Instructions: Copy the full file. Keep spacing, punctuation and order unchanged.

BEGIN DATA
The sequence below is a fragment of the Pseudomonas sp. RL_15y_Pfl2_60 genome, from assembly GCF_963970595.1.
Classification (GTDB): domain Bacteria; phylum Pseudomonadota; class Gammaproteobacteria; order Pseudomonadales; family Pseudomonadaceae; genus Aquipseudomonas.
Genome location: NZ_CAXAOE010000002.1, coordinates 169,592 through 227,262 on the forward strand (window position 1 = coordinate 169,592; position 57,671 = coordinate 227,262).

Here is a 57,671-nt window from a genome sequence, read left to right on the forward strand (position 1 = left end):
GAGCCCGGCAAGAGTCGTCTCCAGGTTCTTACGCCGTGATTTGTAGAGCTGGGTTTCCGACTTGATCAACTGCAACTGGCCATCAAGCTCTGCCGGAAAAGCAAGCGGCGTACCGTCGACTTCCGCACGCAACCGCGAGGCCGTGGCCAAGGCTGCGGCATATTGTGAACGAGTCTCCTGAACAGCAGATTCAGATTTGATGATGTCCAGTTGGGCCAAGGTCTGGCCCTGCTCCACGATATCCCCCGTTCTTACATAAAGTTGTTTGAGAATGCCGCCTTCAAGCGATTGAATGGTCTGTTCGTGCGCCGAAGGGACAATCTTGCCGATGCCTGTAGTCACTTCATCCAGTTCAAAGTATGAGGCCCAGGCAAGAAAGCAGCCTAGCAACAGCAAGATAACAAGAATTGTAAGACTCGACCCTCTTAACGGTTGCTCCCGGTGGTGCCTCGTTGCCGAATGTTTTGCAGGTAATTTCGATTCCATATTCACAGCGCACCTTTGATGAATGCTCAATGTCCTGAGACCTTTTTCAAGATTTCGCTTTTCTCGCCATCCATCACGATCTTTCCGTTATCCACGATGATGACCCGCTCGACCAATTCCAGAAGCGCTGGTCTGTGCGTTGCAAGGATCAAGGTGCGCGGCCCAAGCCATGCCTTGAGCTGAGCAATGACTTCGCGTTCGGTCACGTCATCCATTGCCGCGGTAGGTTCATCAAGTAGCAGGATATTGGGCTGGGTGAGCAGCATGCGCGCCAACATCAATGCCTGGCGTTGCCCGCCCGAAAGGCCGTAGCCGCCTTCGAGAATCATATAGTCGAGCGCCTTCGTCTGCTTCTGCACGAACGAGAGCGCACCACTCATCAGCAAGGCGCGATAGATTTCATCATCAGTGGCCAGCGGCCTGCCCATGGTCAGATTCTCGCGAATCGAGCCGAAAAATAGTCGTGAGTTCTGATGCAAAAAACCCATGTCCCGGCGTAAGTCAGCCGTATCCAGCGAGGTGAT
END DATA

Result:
The sequence below is a fragment of the Pseudomonas sp. RL_15y_Pfl2_60 genome, from assembly GCF_963970595.1.
Classification (GTDB): domain Bacteria; phylum Pseudomonadota; class Gammaproteobacteria; order Pseudomonadales; family Pseudomonadaceae; genus Aquipseudomonas.
Genome location: NZ_CAXAOE010000002.1, coordinates 169,592 through 227,262 on the forward strand (window position 1 = coordinate 169,592; position 57,671 = coordinate 227,262).

Here is a 57,671-nt window from a genome sequence, read left to right on the forward strand (position 1 = left end):
GAGCCCGGCAAGAGTCGTCTCCAGGTTCTTACGCCGTGATTTGTAGAGCTGGGTTTCCGACTTGATCAACTGCAACTGGCCATCAAGCTCTGCCGGAAAAGCAAGCGGCGTACCGTCGACTTCCGCACGCAACCGCGAGGCCGTGGCCAAGGCTGCGGCATATTGTGAACGAGTCTCCTGAACAGCAGATTCAGATTTGATGATGTCCAGTTGGGCCAAGGTCTGGCCCTGCTCCACGATATCCCCCGTTCTTACATAAAGTTGTTTGAGAATGCCGCCTTCAAGCGATTGAATGGTCTGTTCGTGCGCCGAAGGGACAATCTTGCCGATGCCTGTAGTCACTTCATCCAGTTCAAAGTATGAGGCCCAGGCAAGAAAGCAGCCTAGCAACAGCAAGATAACAAGAATTGTAAGACTCGACCCTCTTAACGGTTGCTCCCGGTGGTGCCTCGTTGCCGAATGTTTTGCAGGTAATTTCGATTCCATATTCACAGCGCACCTTTGATGAATGCTCAATGTCCTGAGACCTTTTTCAAGATTTCGCTTTTCTCGCCATCCATCACGATCTTTCCGTTATCCACGATGATGACCCGCTCGACCAATTCCAGAAGCGCTGGTCTGTGCGTTGCAAGGATCAAGGTGCGCGGCCCAAGCCATGCCTTGAGCTGAGCAATGACTTCGCGTTCGGTCACGTCATCCATTGCCGCGGTAGGTTCATCAAGTAGCAGGATATTGGGCTGGGTGAGCAGCATGCGCGCCAACATCAATGCCTGGCGTTGCCCGCCCGAAAGGCCGTAGCCGCCTTCGAGAATCATATAGTCGAGCGCCTTCGTCTGCTTCTGCACGAACGAGAGCGCACCACTCATCAGCAAGGCGCGATAGATTTCATCATCAGTGGCCAGCGGCCTGCCCATGGTCAGATTCTCGCGAATCGAGCCGAAAAATAGTCGTGAGTTCTGATGCAAAAAACCCATGTCCCGGCGTAAGTCAGCCGTATCCAGCGAGGTGAT